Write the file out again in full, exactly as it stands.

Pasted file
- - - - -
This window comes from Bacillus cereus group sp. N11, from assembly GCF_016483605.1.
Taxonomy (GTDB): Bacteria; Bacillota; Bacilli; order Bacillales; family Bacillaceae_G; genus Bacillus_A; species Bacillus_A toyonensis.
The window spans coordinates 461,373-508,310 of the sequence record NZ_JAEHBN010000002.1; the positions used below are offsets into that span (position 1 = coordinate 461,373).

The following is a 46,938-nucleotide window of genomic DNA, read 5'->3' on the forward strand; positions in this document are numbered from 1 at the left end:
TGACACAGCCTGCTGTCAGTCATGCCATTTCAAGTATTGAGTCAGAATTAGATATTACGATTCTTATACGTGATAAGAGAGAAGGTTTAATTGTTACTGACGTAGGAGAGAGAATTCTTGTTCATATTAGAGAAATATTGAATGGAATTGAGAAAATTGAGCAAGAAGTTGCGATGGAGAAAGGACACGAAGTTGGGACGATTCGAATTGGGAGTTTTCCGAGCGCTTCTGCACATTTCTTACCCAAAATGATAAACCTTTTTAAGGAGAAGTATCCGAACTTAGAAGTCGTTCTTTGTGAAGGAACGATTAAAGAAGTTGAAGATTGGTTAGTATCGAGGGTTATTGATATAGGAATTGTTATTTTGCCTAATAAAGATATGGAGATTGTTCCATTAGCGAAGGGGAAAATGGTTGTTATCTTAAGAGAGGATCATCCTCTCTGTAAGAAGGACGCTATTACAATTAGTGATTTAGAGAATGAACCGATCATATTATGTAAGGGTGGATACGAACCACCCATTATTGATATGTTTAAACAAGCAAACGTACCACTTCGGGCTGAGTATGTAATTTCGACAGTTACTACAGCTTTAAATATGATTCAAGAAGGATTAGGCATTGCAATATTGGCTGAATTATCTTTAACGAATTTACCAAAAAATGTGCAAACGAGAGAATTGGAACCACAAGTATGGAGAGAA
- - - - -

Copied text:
This window comes from Bacillus cereus group sp. N11, from assembly GCF_016483605.1.
Taxonomy (GTDB): Bacteria; Bacillota; Bacilli; order Bacillales; family Bacillaceae_G; genus Bacillus_A; species Bacillus_A toyonensis.
The window spans coordinates 461,373-508,310 of the sequence record NZ_JAEHBN010000002.1; the positions used below are offsets into that span (position 1 = coordinate 461,373).

The following is a 46,938-nucleotide window of genomic DNA, read 5'->3' on the forward strand; positions in this document are numbered from 1 at the left end:
TGACACAGCCTGCTGTCAGTCATGCCATTTCAAGTATTGAGTCAGAATTAGATATTACGATTCTTATACGTGATAAGAGAGAAGGTTTAATTGTTACTGACGTAGGAGAGAGAATTCTTGTTCATATTAGAGAAATATTGAATGGAATTGAGAAAATTGAGCAAGAAGTTGCGATGGAGAAAGGACACGAAGTTGGGACGATTCGAATTGGGAGTTTTCCGAGCGCTTCTGCACATTTCTTACCCAAAATGATAAACCTTTTTAAGGAGAAGTATCCGAACTTAGAAGTCGTTCTTTGTGAAGGAACGATTAAAGAAGTTGAAGATTGGTTAGTATCGAGGGTTATTGATATAGGAATTGTTATTTTGCCTAATAAAGATATGGAGATTGTTCCATTAGCGAAGGGGAAAATGGTTGTTATCTTAAGAGAGGATCATCCTCTCTGTAAGAAGGACGCTATTACAATTAGTGATTTAGAGAATGAACCGATCATATTATGTAAGGGTGGATACGAACCACCCATTATTGATATGTTTAAACAAGCAAACGTACCACTTCGGGCTGAGTATGTAATTTCGACAGTTACTACAGCTTTAAATATGATTCAAGAAGGATTAGGCATTGCAATATTGGCTGAATTATCTTTAACGAATTTACCAAAAAATGTGCAAACGAGAGAATTGGAACCACAAGTATGGAGAGAA